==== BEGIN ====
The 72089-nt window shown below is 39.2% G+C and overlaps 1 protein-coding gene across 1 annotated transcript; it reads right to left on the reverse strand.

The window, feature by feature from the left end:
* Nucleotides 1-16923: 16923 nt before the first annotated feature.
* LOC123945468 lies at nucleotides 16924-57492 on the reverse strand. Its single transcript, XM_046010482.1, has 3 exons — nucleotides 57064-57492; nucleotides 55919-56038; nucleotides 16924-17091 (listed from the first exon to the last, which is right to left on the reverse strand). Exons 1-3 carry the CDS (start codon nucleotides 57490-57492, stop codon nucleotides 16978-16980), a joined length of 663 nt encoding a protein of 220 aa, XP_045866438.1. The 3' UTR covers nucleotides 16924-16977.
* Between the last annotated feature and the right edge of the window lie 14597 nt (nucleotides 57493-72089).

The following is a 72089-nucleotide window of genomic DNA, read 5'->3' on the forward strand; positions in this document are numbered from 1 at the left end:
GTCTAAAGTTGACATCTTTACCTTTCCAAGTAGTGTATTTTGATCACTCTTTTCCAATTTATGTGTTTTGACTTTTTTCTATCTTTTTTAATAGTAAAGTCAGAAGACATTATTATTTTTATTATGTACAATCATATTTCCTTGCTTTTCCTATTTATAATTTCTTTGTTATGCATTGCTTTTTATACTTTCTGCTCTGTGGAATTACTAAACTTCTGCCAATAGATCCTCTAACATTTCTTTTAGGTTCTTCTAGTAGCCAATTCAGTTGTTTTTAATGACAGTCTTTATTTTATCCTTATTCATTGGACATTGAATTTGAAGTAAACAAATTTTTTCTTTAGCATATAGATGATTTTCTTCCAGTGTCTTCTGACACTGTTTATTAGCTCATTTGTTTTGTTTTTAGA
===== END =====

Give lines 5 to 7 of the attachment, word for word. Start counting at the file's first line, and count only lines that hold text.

* Between the last annotated feature and the right edge of the window lie 14597 nt (nucleotides 57493-72089).

The following is a 72089-nucleotide window of genomic DNA, read 5'->3' on the forward strand; positions in this document are numbered from 1 at the left end:
GTCTAAAGTTGACATCTTTACCTTTCCAAGTAGTGTATTTTGATCACTCTTTTCCAATTTATGTGTTTTGACTTTTTTCTATCTTTTTTAATAGTAAAGTCAGAAGACATTATTATTTTTATTATGTACAATCATATTTCCTTGCTTTTCCTATTTATAATTTCTTTGTTATGCATTGCTTTTTATACTTTCTGCTCTGTGGAATTACTAAACTTCTGCCAATAGATCCTCTAACATTTCTTTTAGGTTCTTCTAGTAGCCAATTCAGTTGTTTTTAATGACAGTCTTTATTTTATCCTTATTCATTGGACATTGAATTTGAAGTAAACAAATTTTTTCTTTAGCATATAGATGATTTTCTTCCAGTGTCTTCTGACACTGTTTATTAGCTCATTTGTTTTGTTTTTAGA